• Kerry Sutton

Are You Training Too Fast?

It’s a commonly held belief that when you go out running you need to run fast and hard, sweat buckets, and pant like a dog for a session to be ‘worth it’. The reasoning being that training fast brings more rapid improvement. That’s true. But that improvement is limited and plateaus fast.

The trick is to focus first on your aerobic base which can be steadily improved for years. Long easy distance is the name of the game, and hopefully this article will persuade you why.


The Metabolic Pyramid


When we run there’s a point at which the body starts to work harder and lactate begins accumulating in the muscles. This point is called the Aerobic Threshold (AeT).

Lactate is a byproduct generated by the cells when producing energy at higher intensities. Annoyingly, when it builds-up faster than we can remove it, it basically stops our muscles working and causes exhaustion.

Now the finer details are a little more complicated, but we can think about it like this. If we train the regions above AeT we get fast results, but they’re also very limited—ultimately lactate is still accumulating.

Alternatively, if we train the region below AeT (essentially the aerobic system), improvement is slow but virtually infinite—one of the main reasons why ultra-athletes peak so late in life. And what’s more, by expanding our aerobic capacity we stay lactate-less even at faster speeds, meaning that those paces become entirely sustainable (or at least until our legs fall apart…!).

Even for the elites, aerobic training makes up 60-70% of their training. Even 800m runners with their speedy sub-2min races, are doing over 50% of their training here, usually with years of aerobic base building already behind them.

For most of us, we should be looking at much more like 80-100%. Look at it as an opportunity. You have years of base building improvement ready to exploit!


To train the aerobic system you need to be running below AeT. But unless you have a metabolic testing lab handy, that’s not particularly helpful. Below are a few rough guidelines.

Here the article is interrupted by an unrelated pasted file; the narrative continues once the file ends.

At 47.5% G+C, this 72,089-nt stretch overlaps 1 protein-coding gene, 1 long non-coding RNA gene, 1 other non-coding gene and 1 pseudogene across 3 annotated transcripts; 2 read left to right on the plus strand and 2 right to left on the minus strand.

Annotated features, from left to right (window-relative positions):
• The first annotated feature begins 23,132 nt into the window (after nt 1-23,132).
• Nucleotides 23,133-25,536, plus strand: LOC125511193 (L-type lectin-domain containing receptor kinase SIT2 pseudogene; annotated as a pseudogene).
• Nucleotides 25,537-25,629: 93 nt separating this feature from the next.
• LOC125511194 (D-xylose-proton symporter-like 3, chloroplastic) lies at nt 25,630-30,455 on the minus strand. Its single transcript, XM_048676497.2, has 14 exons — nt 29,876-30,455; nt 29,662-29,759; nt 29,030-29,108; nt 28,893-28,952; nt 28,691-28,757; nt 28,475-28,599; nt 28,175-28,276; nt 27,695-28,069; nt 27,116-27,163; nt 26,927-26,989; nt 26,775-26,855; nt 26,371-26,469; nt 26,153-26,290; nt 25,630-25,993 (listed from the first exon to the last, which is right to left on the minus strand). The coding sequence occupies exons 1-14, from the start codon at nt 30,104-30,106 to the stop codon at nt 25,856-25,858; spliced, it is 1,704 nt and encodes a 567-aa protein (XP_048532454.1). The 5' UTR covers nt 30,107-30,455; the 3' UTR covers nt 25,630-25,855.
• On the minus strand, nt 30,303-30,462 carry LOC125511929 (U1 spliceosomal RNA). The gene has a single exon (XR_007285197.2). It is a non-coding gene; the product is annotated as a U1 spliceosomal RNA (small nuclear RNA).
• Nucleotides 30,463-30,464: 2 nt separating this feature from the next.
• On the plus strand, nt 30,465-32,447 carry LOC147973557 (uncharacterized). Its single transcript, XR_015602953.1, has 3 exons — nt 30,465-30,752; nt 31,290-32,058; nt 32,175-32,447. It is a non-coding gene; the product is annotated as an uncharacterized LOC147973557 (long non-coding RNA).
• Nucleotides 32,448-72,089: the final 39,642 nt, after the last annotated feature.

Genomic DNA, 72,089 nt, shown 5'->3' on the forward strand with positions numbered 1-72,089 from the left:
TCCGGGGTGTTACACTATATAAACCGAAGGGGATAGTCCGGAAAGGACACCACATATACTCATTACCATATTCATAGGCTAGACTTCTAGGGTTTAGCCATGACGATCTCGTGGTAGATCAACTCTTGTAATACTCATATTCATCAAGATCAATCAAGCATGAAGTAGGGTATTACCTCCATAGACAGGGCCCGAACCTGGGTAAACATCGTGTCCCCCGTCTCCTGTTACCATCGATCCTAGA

The key point is that AeT is relative dependent on your training history and aerobic fitness, so specific time and pace guidelines aren’t remotely useful. Everyone is different.


Here’s an easy formula to estimate you’re AeT (you can read more here: https://philmaffetone.com/180-formula/).

Subtract your age from 180 and then: • -10 for any current major illness/injury recovery or regular medication • -5 for a history of regular illnesses, training regression or if just getting back into it all • +5 if you’re sitting on two or more years of consistent training with visible improvement

Then aim to keep your heart rate under that number.

If you can, get yourself a chest heart rate monitor: in-built watch readings are often inaccurate.


For most people, when you’re running too fast to speak full sentences, AeT is long behind you. So as long as you’re able to hold conversation, or talk out loud to yourself as I like to do (don’t judge me…), then you’re in the right zone. Holding your breath for five seconds is another useful test.


For us non-elites, the ability to breathe through our noses can also correspond well with AeT, though if you’re up there with the professionals it tends not to be so accurate.


Aerobic training can feel VERY slow to begin with—you may even be walking. This is where that saying comes in: ‘Trust the Process!’

It’s easy to look at the training paces of elites and aim for those. But remember that training is relative. To them, 7-minute miles aren’t all that fast—in fact they’re comfortably under AeT. But if we attempted to replicate that we’d be redlining well into lactate territory: a sure recipe for overtraining and injury.

First we need to catch up! So get out there, kill your ego, and start enjoying those long, easy miles.


You can’t go wrong if you keep things simple: 80-90% below AeT, and the rest you can play with. But if you’re interested, there are masses of resources out there on heart rate and optimising your aerobic training.

If I had one recommendation it’s the outstanding book: Training for the Uphill Athlete (Steve House, Scott Johnston & Kílian Jornet).

"You only need to spend a few minutes with Kerry to feel how passionate and dedicated she is to sport and running in particular. Her ultra marathon successes are an inspiration. I’d be happy to recommend her".
Sharron Davis - MBE, Olympic Medalist

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